The former prime minister of Qatar has accused the west of racism, Islamophobia and bias against Arabs and the Gulf state, following allegations that the country only secured the rights to host the 2022 Football World Cup as it paid large bribes to do so.
Sheikh Hamad bin Jassim bin Jaber al-Thani, who served as both prime minister and foreign minister of Qatar until 2013 has hit out against allegations of corruption, saying that the claims are being made by nations which lost out “in a fair competition,” The Times has reported.
His comments are the first to be made by a member of Qatar’s ruling family since the US indicted Fifa officials on charges of corruption and racketeering. Since then, Swiss officials have also announced their intention to investigate the process which led to Russia and Qatar being named as host nations for the World Cups of 2018 and 2022.
“See how they don’t talk about Russia with Qatar,” Sheikh al-Thani told Fox News yesterday. “We support of course Russia, to have their turn in 2018. But we see the talk… is all about Qatar, because it comes to a small, Arab, Islamic country. That’s how people feel.”
He added: “We dealt with this in a fair competition and there was no corruption.”
The announcement in 2010 that Qatar was to host the World Cup was greeted with astonishment, and murmurings of corruption and bribery at the time. Qatar has neither a footballing tradition nor any of the necessary infrastructure, and temperatures in the desert nation can rise as high as 50 degrees centigrade in the summer, making it highly unsuitable as a venue for the beautiful game.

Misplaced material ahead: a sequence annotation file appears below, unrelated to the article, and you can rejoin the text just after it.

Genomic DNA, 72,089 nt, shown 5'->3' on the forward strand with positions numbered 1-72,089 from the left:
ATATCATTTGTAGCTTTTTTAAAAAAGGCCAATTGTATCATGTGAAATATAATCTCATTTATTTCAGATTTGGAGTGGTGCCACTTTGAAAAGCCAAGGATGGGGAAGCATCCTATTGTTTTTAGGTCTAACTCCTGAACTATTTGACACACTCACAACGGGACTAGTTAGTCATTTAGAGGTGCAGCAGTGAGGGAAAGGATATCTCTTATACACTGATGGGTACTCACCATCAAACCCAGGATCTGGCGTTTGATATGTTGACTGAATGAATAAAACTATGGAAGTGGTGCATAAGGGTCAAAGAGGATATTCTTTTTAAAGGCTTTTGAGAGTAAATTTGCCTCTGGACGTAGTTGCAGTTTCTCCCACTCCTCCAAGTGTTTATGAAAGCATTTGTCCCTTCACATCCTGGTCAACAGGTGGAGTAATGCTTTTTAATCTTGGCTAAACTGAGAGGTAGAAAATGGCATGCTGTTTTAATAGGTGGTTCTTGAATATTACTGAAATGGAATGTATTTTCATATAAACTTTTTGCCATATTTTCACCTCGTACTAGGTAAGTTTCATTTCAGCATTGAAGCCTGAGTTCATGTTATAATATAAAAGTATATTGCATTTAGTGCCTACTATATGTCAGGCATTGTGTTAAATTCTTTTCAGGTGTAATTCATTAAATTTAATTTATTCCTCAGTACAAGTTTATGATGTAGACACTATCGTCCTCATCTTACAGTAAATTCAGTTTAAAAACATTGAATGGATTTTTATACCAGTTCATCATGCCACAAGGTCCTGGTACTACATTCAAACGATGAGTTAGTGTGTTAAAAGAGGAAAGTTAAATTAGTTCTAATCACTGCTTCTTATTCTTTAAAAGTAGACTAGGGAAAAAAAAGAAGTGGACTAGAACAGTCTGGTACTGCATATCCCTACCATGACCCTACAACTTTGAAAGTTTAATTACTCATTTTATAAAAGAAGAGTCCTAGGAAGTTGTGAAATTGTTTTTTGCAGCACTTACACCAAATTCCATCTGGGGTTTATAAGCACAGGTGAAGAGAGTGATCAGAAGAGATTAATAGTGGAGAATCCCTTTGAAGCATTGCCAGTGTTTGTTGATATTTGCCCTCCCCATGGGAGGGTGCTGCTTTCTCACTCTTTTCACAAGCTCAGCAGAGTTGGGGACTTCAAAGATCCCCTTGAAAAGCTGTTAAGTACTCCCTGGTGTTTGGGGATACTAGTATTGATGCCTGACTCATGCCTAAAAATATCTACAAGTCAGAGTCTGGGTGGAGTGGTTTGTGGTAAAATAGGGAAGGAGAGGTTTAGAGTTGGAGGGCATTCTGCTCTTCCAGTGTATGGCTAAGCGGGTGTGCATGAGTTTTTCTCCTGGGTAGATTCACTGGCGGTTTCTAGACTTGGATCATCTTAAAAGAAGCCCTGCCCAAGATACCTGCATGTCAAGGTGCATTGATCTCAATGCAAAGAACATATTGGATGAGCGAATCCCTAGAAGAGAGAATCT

A year later, the Sunday Times passed evidence to a Parliamentary Select Committee suggesting that Qatar had offered some African members of Fifa’s executive committee up to $500,000 in exchange for their votes. However, this and other allegations, including the suggestion that a $5million slush fund was used to buy votes for Qatar, were dismissed by Fifa’s president Sepp Blatter as racism.
“Sadly there’s a great deal of discrimination and racism,” he said.
Meanwhile, the Washington Post has highlighted the human cost of awarding the bid to Qatar, as the death toll amongst workers on the new stadia mounts up. They admit that it’s difficult to know how many deaths are specifically thanks to the World Cup project, but cite a Guardian estimate putting the total Qatar death toll of workers from Nepal, India and Bangladesh at 964 in 2012 and 2013.
The International Trade Union Confederation puts the total even higher at 1,200, estimating it to reach 4,000 by 2022. In comparison, there was just one worker death in the run up to the 2010 London Olympics, ten during the construction phase of the 2014 Brazil World Cup, and 60 ahead of the 2014 Sochi Olympics.
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